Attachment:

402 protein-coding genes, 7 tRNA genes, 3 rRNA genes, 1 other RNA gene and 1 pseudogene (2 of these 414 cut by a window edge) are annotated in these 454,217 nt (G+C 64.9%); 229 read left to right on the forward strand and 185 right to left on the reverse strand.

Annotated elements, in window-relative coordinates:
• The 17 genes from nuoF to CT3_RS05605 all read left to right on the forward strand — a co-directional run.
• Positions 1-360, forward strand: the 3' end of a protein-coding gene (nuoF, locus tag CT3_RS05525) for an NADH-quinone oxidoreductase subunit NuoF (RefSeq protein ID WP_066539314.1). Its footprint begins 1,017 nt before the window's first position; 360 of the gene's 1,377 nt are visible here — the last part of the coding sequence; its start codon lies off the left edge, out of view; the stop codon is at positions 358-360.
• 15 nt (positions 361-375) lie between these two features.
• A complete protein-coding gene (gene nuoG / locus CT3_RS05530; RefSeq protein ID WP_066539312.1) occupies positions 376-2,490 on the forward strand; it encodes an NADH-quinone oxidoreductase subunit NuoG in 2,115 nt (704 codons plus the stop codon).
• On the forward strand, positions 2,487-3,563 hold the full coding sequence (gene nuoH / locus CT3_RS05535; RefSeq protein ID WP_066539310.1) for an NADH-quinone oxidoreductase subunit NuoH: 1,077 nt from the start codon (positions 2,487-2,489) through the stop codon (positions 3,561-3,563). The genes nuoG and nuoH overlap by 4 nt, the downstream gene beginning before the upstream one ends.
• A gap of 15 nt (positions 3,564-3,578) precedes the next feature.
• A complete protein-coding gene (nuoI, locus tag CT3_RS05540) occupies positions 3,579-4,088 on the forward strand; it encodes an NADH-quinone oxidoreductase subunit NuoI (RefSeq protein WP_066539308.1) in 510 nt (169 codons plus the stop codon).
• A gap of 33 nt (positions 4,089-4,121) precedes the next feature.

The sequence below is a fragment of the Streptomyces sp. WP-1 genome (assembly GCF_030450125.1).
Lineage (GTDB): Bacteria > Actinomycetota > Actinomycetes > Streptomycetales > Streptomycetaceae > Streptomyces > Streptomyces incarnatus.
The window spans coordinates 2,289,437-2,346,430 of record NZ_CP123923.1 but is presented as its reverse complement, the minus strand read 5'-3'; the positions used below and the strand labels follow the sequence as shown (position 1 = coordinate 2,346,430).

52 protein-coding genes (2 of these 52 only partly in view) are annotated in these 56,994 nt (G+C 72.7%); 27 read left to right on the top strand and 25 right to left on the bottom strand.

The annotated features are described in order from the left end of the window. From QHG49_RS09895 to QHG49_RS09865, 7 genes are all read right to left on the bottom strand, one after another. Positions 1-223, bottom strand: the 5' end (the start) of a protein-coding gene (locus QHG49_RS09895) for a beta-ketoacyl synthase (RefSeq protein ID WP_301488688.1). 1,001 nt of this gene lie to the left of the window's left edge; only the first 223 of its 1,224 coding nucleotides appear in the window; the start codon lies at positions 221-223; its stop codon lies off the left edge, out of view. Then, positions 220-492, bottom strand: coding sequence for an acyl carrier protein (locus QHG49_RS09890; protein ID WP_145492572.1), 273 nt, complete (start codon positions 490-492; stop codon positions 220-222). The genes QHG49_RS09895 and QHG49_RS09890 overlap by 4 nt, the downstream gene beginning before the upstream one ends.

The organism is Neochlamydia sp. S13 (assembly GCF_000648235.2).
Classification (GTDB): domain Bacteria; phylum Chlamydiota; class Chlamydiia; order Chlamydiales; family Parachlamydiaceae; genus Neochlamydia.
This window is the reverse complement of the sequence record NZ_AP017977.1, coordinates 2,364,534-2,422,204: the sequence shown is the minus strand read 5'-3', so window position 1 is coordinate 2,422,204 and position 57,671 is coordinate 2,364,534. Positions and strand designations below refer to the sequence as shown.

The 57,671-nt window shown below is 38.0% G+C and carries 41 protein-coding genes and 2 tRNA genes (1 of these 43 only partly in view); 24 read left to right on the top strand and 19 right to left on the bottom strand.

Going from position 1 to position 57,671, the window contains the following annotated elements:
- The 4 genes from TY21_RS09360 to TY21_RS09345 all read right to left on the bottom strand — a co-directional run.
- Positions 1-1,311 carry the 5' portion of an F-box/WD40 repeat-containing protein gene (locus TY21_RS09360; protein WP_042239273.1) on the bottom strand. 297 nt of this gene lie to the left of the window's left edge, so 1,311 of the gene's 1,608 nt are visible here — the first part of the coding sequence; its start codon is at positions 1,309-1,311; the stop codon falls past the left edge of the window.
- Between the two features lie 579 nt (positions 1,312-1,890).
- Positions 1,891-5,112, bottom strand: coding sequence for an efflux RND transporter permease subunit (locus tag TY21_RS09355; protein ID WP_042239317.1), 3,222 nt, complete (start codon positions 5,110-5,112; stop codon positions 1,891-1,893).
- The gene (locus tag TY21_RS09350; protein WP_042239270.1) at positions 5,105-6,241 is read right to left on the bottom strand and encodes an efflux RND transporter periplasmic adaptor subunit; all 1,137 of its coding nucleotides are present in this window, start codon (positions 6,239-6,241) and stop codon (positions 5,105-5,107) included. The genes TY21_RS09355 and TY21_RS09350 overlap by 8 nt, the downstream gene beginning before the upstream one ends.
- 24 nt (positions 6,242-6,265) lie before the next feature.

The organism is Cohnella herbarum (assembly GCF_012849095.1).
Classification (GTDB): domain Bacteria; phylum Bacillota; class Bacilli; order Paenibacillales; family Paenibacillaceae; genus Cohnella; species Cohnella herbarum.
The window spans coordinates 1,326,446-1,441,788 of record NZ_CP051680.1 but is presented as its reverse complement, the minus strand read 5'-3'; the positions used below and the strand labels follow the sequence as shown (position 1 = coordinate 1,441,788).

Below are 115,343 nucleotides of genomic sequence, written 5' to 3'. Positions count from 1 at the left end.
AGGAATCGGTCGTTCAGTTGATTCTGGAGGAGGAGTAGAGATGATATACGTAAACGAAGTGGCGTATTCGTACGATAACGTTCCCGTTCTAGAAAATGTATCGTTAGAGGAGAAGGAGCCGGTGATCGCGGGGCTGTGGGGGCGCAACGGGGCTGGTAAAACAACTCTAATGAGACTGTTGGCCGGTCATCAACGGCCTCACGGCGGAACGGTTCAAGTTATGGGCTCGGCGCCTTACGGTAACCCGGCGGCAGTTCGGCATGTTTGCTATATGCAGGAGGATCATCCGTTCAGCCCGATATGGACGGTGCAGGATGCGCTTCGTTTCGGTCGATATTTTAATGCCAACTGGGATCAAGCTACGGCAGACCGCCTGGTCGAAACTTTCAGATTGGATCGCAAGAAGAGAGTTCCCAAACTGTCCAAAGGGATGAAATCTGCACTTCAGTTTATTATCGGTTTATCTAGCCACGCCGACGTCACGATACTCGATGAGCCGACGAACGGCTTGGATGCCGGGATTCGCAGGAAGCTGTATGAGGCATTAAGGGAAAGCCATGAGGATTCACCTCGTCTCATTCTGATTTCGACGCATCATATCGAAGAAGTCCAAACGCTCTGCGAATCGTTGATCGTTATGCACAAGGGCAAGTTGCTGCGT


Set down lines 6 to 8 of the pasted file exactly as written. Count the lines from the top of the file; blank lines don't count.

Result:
• A complete protein-coding gene (gene nuoG / locus CT3_RS05530; RefSeq protein ID WP_066539312.1) occupies positions 376-2,490 on the forward strand; it encodes an NADH-quinone oxidoreductase subunit NuoG in 2,115 nt (704 codons plus the stop codon).
• On the forward strand, positions 2,487-3,563 hold the full coding sequence (gene nuoH / locus CT3_RS05535; RefSeq protein ID WP_066539310.1) for an NADH-quinone oxidoreductase subunit NuoH: 1,077 nt from the start codon (positions 2,487-2,489) through the stop codon (positions 3,561-3,563). The genes nuoG and nuoH overlap by 4 nt, the downstream gene beginning before the upstream one ends.
• A gap of 15 nt (positions 3,564-3,578) precedes the next feature.